I know I haven't been posting many blog updates and I sincerely apologize for that! I am working, though!
In my search for better and more diverse methods of getting Stacked Journaling to paper and fabric, I have stumbled upon my new favorite toys- quills, nibs and India inks.
These things are absolutely wonderful to work with. The quills and nibs take almost no practice to get used to using, and you can be writing in your normal hand within just a few minutes. The India inks are super permanent once dry- I've not found a way yet to remove them- though they can be obliterated with layers of acrylic paint. They are all vivid and bright, and come in an incredible array of both warm and cool colors as well as black and white.
The nibs come in many sizes and shapes, depending on what you want to do with them. Since I started out mostly wanting very fine line detail, I've purchased and been using round tips.
I've been experimenting with the inks as well (I'm using Dr. Ph. Martin's Bombay India Inks) and have found that their relationship with water is quirky. This can be used to beautiful effect if you're willing to play around a little.
Here is the ink on dry watercolor paper. Very fine lines and excellent detail can be achieved with very little effort.
Here ink was applied to watercolor paper when the paper was only slightly damp.
And here, the paper was allowed to get very wet, with spots of water sitting on the surface.
Here the ink was applied onto dry paper but then spritzed lightly with water.
Here are two colors of ink applied to damp paper...
And two colors applied to dry paper.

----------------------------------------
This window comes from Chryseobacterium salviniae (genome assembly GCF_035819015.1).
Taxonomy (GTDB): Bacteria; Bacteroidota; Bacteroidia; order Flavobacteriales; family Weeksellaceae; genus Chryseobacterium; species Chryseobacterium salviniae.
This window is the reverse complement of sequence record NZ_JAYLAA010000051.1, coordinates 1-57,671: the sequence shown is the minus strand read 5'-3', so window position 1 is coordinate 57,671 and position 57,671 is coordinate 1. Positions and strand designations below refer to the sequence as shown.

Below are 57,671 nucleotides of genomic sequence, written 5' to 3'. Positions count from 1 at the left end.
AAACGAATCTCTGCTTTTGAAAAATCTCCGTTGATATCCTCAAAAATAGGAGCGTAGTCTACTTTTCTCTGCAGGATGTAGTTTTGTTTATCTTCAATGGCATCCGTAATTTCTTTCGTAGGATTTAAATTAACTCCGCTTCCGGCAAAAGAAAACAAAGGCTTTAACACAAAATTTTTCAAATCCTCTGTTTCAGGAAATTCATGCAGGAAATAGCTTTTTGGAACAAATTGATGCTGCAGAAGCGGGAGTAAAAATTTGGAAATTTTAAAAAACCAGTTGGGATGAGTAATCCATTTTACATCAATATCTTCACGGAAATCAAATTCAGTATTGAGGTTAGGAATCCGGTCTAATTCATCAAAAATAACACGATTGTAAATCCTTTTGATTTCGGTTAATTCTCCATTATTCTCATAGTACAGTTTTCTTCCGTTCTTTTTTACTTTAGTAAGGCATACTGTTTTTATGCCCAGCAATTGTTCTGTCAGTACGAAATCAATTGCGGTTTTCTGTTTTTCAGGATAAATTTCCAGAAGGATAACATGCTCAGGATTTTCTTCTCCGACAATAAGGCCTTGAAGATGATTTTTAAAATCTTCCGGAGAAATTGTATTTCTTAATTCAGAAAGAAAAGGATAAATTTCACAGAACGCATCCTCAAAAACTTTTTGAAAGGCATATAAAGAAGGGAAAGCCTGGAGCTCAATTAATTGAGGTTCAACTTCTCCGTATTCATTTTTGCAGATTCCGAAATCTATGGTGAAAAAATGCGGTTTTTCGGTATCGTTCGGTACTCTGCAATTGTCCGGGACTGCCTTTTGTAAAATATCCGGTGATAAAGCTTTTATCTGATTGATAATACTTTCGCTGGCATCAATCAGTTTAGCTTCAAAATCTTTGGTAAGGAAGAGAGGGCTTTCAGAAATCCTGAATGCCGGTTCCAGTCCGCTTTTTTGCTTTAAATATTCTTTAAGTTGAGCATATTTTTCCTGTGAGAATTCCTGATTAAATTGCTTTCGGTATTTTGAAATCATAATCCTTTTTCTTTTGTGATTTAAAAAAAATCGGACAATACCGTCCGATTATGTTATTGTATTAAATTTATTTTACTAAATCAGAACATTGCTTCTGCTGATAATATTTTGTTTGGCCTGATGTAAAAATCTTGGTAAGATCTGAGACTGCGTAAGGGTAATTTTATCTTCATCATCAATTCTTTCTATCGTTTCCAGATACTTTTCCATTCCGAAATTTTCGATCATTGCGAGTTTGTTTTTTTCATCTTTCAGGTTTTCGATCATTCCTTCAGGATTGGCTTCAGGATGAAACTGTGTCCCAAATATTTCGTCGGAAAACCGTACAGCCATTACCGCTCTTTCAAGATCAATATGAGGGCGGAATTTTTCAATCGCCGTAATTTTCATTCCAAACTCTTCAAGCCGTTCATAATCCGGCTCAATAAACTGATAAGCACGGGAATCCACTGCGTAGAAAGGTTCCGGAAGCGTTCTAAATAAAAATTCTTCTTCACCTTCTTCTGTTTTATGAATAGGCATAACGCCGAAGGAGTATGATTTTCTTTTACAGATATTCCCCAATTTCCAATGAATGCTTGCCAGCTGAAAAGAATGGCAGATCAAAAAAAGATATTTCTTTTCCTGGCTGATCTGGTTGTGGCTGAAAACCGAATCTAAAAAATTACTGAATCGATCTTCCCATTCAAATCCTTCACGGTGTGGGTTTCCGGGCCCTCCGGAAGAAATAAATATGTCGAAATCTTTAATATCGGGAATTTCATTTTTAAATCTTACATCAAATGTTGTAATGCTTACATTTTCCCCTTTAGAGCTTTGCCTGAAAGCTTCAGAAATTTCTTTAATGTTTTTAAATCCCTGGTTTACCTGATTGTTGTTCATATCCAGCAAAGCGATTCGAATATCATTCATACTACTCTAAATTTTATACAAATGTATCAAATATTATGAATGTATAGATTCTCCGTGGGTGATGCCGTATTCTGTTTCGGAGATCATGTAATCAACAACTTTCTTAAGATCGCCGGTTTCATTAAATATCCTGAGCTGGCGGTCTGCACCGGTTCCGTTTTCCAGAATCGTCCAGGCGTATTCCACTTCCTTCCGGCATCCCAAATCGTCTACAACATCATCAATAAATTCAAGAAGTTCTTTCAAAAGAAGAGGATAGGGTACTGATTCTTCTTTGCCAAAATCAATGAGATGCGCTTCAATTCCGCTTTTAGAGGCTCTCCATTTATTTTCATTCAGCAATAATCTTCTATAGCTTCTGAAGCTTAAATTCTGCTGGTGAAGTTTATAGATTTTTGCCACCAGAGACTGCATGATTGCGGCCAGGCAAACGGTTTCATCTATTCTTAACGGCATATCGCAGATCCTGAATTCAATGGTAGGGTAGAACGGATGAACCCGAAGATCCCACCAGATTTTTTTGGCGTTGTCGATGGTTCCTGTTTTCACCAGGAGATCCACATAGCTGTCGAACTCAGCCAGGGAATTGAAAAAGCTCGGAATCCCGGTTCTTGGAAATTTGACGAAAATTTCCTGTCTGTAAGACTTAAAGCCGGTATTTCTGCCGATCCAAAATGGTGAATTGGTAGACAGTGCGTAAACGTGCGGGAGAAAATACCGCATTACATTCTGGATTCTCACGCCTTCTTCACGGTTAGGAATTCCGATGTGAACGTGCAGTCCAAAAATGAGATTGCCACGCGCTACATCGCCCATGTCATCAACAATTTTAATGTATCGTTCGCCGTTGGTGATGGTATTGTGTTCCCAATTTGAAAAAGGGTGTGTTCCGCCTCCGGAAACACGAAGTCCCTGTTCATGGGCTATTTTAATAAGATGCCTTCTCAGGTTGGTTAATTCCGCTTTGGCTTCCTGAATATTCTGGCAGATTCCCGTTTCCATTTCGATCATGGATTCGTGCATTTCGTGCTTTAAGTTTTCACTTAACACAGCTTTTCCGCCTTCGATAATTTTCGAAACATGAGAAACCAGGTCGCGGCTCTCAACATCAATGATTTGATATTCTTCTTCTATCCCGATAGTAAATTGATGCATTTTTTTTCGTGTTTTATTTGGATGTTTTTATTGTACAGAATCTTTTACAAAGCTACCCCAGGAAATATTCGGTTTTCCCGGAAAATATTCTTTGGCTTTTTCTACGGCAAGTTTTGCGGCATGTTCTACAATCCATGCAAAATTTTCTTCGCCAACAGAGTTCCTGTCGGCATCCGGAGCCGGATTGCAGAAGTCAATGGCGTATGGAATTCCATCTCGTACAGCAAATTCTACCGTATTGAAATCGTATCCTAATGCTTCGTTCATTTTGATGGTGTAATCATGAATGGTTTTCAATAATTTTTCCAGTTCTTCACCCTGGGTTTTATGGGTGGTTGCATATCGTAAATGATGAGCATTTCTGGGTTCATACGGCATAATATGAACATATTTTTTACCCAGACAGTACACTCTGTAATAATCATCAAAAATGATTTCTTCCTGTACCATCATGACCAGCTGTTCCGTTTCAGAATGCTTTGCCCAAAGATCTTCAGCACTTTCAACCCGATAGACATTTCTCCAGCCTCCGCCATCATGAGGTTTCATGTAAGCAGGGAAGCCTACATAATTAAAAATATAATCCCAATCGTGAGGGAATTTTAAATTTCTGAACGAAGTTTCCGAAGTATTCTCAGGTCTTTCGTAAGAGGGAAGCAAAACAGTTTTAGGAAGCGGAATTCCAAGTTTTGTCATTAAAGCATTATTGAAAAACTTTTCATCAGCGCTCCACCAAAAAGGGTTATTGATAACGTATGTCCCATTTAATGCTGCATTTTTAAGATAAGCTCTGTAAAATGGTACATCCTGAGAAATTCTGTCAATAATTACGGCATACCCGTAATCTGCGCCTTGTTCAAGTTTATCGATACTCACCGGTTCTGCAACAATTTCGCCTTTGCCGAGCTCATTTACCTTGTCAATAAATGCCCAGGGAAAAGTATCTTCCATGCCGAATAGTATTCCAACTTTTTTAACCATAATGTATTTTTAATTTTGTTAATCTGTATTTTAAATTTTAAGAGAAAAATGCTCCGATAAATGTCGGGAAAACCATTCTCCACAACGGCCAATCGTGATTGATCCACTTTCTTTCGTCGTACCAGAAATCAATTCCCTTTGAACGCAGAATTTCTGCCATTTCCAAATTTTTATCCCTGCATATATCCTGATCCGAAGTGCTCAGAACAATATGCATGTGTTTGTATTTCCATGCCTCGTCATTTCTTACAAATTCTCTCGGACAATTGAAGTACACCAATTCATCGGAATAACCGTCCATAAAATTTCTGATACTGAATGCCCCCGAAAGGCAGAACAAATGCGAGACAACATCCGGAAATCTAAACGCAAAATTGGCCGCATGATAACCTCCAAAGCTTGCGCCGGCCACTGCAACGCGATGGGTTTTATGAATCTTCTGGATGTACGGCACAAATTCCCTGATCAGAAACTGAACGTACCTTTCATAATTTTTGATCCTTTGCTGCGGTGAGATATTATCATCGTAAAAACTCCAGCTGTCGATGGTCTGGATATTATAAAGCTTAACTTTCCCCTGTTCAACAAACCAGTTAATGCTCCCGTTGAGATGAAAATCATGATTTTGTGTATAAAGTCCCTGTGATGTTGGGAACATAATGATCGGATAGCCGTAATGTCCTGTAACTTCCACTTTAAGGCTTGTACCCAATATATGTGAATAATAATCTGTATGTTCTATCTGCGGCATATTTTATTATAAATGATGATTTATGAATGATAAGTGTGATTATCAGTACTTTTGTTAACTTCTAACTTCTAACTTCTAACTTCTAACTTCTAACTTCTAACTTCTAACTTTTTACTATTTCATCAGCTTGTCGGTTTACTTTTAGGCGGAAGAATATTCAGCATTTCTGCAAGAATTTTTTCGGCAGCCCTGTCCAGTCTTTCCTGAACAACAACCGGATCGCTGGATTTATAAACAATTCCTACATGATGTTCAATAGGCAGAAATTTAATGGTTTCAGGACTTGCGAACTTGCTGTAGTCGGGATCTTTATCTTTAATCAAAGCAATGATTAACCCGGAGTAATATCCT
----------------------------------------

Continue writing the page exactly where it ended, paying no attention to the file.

I've even found them particularly effective on properly primed stretched canvases. Here, I've journaled a letter to my father. This is a sneak peek of a new series I'm starting.
I have yet to find a fabric that is smooth enough to get the kind of line work I'm looking for, but my search isn't over for the perfect cotton on which to try Stacked Journaling using quill, nibs and ink.
My studio is about to undergo another major change, this time to accommodate a larger tall print table, this one 4' by 7'. In the meantime while I wait for that to be put into place, I've been using the time to work through a lot more small scale mixed-media work.
I've installed paneling in my large watercolor sketchbook! This started with a layer of Elmer's school glue drawn directly out of the bottle onto the page to create a wood grain appearance. Layers and layers of acrylic paint were applied after the glue dried to give it a worn, rich texture.
The piece shown above was created using lightweight paper that was fused to Lutradur and then "batik'd" repeatedly. I applied rubber cement to a foam stamp, stamped a layer onto the paper, covered it with a wash of color, stamped another layer of rubber cement followed by another wash of color, and so forth until I achieved the effect you see. After everything was fully dry, I gently rubbed away the layers of rubber cement and mounted the whole thing onto a stretched canvas.
Here's hoping your weekend is fun. Happy creating!